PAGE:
Currently, 3%5% of infants under a year of age will be admitted to a hospital for acute viral bronchiolitis each year, making it the leading cause of hospitalization in children.15 The American Academy of Pediatrics guideline on the diagnosis and management of bronchiolitis advocates primarily supportive care for this self‐limited disease.6 Specifically, the routine use of therapies such as bronchodilators and corticosteroids are not recommended, nor is routine evaluation with diagnostic testing.6 Numerous studies have established the presence of unwarranted variation in most aspects of bronchiolitis care,713 and the current evidence does not support the routine usage of specific interventions in inpatients.1418
Acute bronchiolitis accounts for direct inpatient medical costs of over $500 million per year.19 Based on estimates from the Healthcare Utilization Project Kids' Inpatient Database, acute bronchiolitis is second only to respiratory distress syndrome as the most expensive disease of hospitalized children.1 Although charges may not correlate directly with costs or even the actual intensity of resource utilization, the national bill, based on charges, is approximately 1.4 billion dollars per year.1 Either way, the leading cause of hospitalization in children is expensive and suffers from dramatic variation in care characterized by overutilization of ineffective interventions.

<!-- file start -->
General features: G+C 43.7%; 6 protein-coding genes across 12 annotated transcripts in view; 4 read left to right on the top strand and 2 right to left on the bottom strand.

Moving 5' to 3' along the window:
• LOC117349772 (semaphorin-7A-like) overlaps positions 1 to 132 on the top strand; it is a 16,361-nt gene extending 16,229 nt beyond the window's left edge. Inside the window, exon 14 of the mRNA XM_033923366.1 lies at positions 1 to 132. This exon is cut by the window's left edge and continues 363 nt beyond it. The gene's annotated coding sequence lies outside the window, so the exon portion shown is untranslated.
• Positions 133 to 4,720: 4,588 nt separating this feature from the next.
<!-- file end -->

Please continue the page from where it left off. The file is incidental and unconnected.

Evidence‐based guidelines for bronchiolitis are readily available and their successful adoption within larger, academic children's hospitals has been demonstrated.2028 However, upwards of 70% of all children in this country are cared for outside of freestanding children's hospitals,1 and very little has been published about wide dissemination of evidence‐based guidelines in these settings.29 In 2008, the Value in Inpatient Pediatrics (VIP) network was created, as an inclusive pediatric inpatient quality improvement collaborative with a focus on linking academic and community‐based hospitalist groups, to disseminate evidence‐based management strategies for bronchiolitis. We hypothesized that group norming, through benchmarking and public goal setting at the level of the hospitalist group, would decrease overall utilization of nonevidence‐based therapies. Specifically, we were trying to decrease the utilization of bronchodilators, steroids, chest physiotherapy, chest radiography, and viral testing in hospitalized children diagnosed with uncomplicated bronchiolitis.